The above review scores should be interpreted with care, though. The assessments were made in relation to similar cameras of the same technological generation. Hence, a score should always be seen in the context of the camera's market launch date and its price, and rating-comparisons among cameras that span long time periods or concern very differently equipped models make little sense. Also, please note that some of the review sites have changed their methodology and reporting over time.

Fujifilm XP140:
Check current price at
i
Sony A9 II:
Check current price at
i

Other camera comparisons

Did this review help to inform your camera decision process? If you would like to see a different side-by-side camera review, just make a corresponding selection in the search boxes below. Alternatively, you can follow any of the listed hyperlinks for comparisons that others found interesting.

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    Specifications: Fujifilm XP140 vs Sony A9 II

    Below is a side-by-side comparison of the specs of the two cameras to facilitate a quick review of their differences and common features.

    Camera Specifications
    Camera Model Fujifilm XP140 Sony A9 II
    Camera Type Fixed lens compact camera Mirrorless system camera
    Camera Lens 28-140mm f/3.9-4.9 Sony E mount lenses
    Launch Date February 2019 October 2019
    Launch Price USD 229 USD 4,499
    Sensor Specs Fujifilm XP140 Sony A9 II
    Sensor Technology BSI-CMOS BSI-CMOS
    Sensor Format 1/2.3" Sensor Full Frame Sensor
    Sensor Size 6.17 x 4.55 mm 35.6 x 23.8 mm
    Sensor Area 28.0735 mm2 847.28 mm2
    Sensor Diagonal 7.7 mm 42.8 mm
    Crop Factor 5.6x 1.0x
    Sensor Resolution 15.9 Megapixels 24 Megapixels
    Image Resolution 4608 x 3456 pixels 6000 x 4000 pixels
    Pixel Pitch 1.33 μm 5.94 μm
    Pixel Density 56.73 MP/cm2 2.83 MP/cm2
    Moiré control no AA filter Anti-Alias filter
    Movie Capability 4K/15p Video 4K/30p Video
    ISO Setting 100 - 12,800 ISO 100 - 51,200 ISO
    ISO Boost no Enhancement 50 - 204,800 ISO
    DXO Sensor Quality (score) .. 93
    DXO Color Depth (bits) .. 25.0
    DXO Dynamic Range (EV) .. 14.0
    DXO Low Light (ISO) .. 3434
    Screen Specs Fujifilm XP140 Sony A9 II
    Viewfinder Type no viewfinder Electronic viewfinder
    Viewfinder Field of View 100%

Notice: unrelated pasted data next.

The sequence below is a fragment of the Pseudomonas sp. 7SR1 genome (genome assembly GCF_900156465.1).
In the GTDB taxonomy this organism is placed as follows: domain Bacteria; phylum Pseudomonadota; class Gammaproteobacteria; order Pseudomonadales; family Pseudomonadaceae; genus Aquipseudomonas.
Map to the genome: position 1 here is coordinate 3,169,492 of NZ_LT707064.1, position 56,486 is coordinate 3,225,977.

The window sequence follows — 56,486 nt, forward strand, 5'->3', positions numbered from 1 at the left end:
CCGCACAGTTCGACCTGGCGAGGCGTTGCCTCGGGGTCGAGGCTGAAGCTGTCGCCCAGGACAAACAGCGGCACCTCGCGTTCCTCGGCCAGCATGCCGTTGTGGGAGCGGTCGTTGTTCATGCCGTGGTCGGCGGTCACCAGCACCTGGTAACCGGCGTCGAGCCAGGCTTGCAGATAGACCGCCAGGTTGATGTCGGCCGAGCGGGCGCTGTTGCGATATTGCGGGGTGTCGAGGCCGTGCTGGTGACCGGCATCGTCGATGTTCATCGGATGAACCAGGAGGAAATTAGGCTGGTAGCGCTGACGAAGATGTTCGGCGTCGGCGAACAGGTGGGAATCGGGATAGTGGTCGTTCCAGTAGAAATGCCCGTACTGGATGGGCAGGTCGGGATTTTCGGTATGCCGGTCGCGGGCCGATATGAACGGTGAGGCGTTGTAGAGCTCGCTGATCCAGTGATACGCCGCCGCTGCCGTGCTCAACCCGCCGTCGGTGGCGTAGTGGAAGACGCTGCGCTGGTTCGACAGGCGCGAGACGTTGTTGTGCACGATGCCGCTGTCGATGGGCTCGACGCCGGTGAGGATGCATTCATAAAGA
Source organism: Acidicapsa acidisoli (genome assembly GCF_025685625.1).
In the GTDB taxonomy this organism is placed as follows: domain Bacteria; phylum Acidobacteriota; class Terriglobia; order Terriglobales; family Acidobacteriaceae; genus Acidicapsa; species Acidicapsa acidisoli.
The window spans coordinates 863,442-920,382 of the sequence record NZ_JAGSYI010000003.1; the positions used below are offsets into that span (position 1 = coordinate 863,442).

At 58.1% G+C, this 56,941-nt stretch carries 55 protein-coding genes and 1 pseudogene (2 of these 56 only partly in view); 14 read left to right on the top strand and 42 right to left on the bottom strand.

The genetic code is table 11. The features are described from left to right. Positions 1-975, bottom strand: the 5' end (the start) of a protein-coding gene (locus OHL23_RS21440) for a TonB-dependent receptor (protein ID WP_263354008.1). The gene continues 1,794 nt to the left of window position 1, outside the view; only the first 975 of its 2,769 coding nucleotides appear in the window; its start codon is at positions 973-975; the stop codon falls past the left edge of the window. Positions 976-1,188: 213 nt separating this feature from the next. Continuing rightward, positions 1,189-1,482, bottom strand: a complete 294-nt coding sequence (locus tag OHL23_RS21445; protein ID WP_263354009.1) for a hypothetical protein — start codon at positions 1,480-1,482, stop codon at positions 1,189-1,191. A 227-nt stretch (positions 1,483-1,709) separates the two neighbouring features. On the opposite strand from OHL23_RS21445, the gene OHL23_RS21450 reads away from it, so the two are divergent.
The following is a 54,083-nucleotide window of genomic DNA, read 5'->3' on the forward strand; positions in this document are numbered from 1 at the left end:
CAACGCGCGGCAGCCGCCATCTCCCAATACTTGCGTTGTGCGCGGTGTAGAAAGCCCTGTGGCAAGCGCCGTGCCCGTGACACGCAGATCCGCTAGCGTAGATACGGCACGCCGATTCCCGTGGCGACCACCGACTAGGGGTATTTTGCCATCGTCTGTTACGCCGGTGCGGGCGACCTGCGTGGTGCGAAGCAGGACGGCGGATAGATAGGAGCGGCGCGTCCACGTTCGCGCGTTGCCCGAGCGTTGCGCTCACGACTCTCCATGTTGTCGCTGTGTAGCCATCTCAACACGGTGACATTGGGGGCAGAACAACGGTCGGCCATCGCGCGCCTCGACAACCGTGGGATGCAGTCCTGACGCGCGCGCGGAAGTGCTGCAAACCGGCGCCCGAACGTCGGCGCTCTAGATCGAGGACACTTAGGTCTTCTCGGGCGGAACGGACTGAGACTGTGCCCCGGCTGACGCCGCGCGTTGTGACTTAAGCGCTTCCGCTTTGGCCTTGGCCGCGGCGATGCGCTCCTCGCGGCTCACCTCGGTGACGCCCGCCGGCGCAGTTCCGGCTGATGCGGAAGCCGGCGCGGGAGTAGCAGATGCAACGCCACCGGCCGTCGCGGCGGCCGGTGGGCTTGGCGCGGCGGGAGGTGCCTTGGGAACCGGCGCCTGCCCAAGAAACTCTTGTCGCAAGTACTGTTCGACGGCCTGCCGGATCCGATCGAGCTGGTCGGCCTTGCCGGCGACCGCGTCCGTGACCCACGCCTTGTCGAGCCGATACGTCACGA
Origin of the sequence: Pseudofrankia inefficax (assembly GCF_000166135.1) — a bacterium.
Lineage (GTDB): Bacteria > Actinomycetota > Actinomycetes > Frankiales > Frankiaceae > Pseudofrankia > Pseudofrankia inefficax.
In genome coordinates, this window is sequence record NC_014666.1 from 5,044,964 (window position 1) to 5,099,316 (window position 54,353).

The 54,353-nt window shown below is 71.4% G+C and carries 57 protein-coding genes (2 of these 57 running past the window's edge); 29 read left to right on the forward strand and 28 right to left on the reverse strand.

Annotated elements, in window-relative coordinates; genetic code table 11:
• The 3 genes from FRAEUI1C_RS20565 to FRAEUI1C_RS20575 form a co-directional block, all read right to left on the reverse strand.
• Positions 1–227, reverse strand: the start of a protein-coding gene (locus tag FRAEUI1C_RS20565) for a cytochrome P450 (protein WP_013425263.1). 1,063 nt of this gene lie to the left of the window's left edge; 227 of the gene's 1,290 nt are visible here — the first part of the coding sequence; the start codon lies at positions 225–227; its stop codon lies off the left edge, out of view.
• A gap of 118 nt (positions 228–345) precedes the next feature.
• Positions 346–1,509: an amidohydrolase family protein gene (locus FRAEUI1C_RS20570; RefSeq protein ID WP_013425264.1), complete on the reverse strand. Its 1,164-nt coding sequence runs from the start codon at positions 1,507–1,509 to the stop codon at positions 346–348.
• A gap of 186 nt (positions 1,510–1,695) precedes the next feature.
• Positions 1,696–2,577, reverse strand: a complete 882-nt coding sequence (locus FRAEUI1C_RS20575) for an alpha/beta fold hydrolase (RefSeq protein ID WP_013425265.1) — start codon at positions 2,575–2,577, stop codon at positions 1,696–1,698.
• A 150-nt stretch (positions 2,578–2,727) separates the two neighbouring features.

Viewfinder Magnification 0.78x
    Viewfinder Resolution 3686k dots
    LCD Framing Live View Live View
    Rear LCD Size 3.0inch 3.0inch
    LCD Resolution 920k dots 1440k dots
    LCD Attachment Fixed screen Tilting screen
    Touch Input no Touchscreen Touchscreen
    Shooting Specs Fujifilm XP140 Sony A9 II
    Focus System Contrast-detect AF On-Sensor Phase-detect
    Manual Focusing Aidno Peaking FeatureFocus Peaking
    Max Shutter Speed (mechanical) 1/2000s 1/8000s
    Continuous Shooting 10 shutter flaps/s 20 shutter flaps/s
    Electronic Shutterno E-Shutterup to 1/32000s
    Time-Lapse PhotographyIntervalometer built-inIntervalometer built-in
    Image StabilizationIn-body stabilizationIn-body stabilization
    Fill Flash Built-in Flash no On-Board Flash
    Storage Medium SDXC cards SDXC cards
    Second Storage Option Single card slot Dual card slots
    UHS card support no Dual UHS-II
    Connectivity Specs Fujifilm XP140 Sony A9 II
    External Flash no Hotshoe Hotshoe
    Studio Flash no PC Sync PC Sync socket
    USB Connector USB 2.0 USB 3.1
    HDMI Port micro HDMI micro HDMI
    Microphone Port no MIC socket External MIC port
    Headphone Socket no Headphone port Headphone port
    Wifi Support Wifi built-in Wifi built-in
    Near-Field Communication no NFC NFC built-in
    Bluetooth Support Bluetooth built-in Bluetooth built-in
    Body Specs Fujifilm XP140 Sony A9 II
    Environmental SealingWaterproof body (25m)Weathersealed body
    Battery Type NP-45S NP-FZ100
    Battery Life (CIPA)240 shots per charge690 shots per charge
    In-Camera Charging USB charging USB charging
    Body Dimensions 110 x 71 x 28 mm
    (4.3 x 2.8 x 1.1 in)
    129 x 96 x 76 mm
    (5.1 x 3.8 x 3.0 in)
    Camera Weight 207 g (7.3 oz) 678 g (23.9 oz)
    Fujifilm XP140:
    Check current price at
    i
    Sony A9 II:
    Check current price at
    i